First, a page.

Opportunity Knocked

Tyler Eifert's ascent from third-string to proven playmaker serves as a crucial teaching point for tight end coach Mike Denbrock's 2011 quintet.

At this time last August, Tyler Eifert was a third-string tight end, one earning ample practice reps due to injuries suffered by All-America candidate Kyle Rudolph and veteran backup Mike Ragone.

One year later, Eifert is a John Mackey Award nominee, one of four key playmakers according to head coach, Brian Kelly, and nearly every die-hard fan or Irish media members' selection as a breakout candidate for the upcoming season.

His blend of athletic talent and toughness aside, what was instrumental in Eifert's progression from prospect to playmaker?

"I think when you have two guys that are really ‘The Guy' it almost makes it more relaxing and easier to just go out there and play free-spirited and not really have as many things to worry about," Eifert said of his approach as a third-stringer last August. "When you're not worrying about things on the field you're able to play better. Plus I have confidence in what I can do."

Seven starts, 27 receptions, 352 yards, and two touchdowns followed; now Eifert ranks as an unassuming leader of his position group and within the offense. It's an offense that the Fort Wayne product believes hit its stride late last season.

"It's our chemistry," he offered as the unit's strength. "Early in the year last year you probably didn't see that (chemistry) but the last couple of games we had adapted on the field, knowing what the quarterback was seeing and working to open areas."

Throughout the ranks

At Tuesday's media day, Kelly offered that 5th-year senior Mike Ragone had missed a healthy portion of August camp with a strained quad. Will the latest in a string of maladies for the snake-bitten Ragone impact his preparation for this, his final season?

"I don't know that it hurts Mike that much, though obviously missing time is never a good thing," said tight ends coach Mike Denbrock. "I don't know if it hurts him because of his role within the framework of our offense right now."

That role appears to be more in-line blocker in the team's power attack than viable pass-catching option. Not that Denbrock wouldn't welcome the latter.

"I don't think there's anyone associated with our program that doesn't want to see Mike Ragone have success," Denbrock offered Tuesday. "He deserves it; he's a great team guy; he works his tail off every day; nobody cares more about what we're doing than he does, and it would be fantastic to see him run and catch the ball a little bit, because I know he's anxious to have that opportunity."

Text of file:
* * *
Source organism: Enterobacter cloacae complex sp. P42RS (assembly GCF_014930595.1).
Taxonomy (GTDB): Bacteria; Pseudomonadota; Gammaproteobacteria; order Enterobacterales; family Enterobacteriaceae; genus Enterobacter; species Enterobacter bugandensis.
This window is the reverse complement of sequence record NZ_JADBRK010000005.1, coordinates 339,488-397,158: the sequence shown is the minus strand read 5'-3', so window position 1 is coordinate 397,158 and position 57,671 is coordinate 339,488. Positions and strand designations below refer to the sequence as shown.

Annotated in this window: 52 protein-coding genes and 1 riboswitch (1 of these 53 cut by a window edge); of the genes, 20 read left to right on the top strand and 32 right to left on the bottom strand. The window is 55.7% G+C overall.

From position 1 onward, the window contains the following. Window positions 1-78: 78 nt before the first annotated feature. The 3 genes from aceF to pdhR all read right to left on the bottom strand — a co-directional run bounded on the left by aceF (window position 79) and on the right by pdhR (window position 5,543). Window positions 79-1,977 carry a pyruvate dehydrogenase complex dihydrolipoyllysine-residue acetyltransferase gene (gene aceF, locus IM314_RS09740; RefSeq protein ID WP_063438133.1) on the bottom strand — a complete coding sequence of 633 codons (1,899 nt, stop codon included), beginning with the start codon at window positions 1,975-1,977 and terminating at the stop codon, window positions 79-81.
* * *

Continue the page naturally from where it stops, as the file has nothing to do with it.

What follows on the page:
Ragone has been the team's fastest straight line tight end since he stepped on campus in 2007 but has just 10 career catches and 99 yards to his credit. A pair of torn ACL's, a serious bout of dehydration plus a concussion, and of late, a quadriceps injury have stunted his growth in the passing game, though offensive coordinator Charley Molnar expected his bruising No. 2 tight end to emerge in that manner as well.

"I think Mike will catch more balls this year because he's going to feel more comfortable," Molnar offered as the spring session closed. "Mike has now learned the flow of our offense, how to adapt, and read coverages, and to move with the defense and find open areas so much better than he did a year ago. He has great vertical speed. He can be a real threat, but he has to know how to use that speed, get in and out of breaks and work windows."

Working those windows in Ragone's stead are sophomore Alex Welch and freshman Ben Koyack. Welch was withheld from action last season as a true freshman and Koyack has just 13 collegiate practices to his credit.

"Ben has really strong hands and from all indications he's really, really smart football player," said Molnar of his initial impression of the freshman. "Those two things are really great attributes for a tight end."

Eifert has been impressed with his younger competitor as well.

"He's athletic, he has good hands, and as soon as he learns the offense he's going to be really good," Eifert offered before adding, "He's big, so just learning the offense is the main thing."

(Koyack is listed at 6'5" 253 pounds, the second-tallest behind Eifert but the heaviest of the position's quintet of competitors.)

As with Eifert, who repeatedly offers he needs to improve at the point of attack, the sophomore Welch possesses a self-awareness regarding his strengths as an offensive weapon, but is equally cognizant of his current weakness.

"Both," Welch admitted when asked which aspect of blocking is the greater challenge, in-line or in-space. "You have to have the whole package. It's technique that's very important."

With Eifert firmly entrenched as the starter and Ragone the obvious second tight end in power packages, a trio of class-tiered tight ends (junior Jake Golic, Welch, and Koyack) will continue to push for time over a grueling 12-game slate – one in which frontline and second unit injuries are guaranteed to occur.

"Alex Welch, Ben Koyack and Jake Golic have had to take a lot more snaps and that's helped a great deal," Denbrock noted in the wake of Ragone's camp injury. "We're fortunate that we have some depth at the tight end position so if the door swings open we have guys that have been in position to step in and do a nice job."

Former third-string tight end and current All-America candidate Tyler Eifert would concur.

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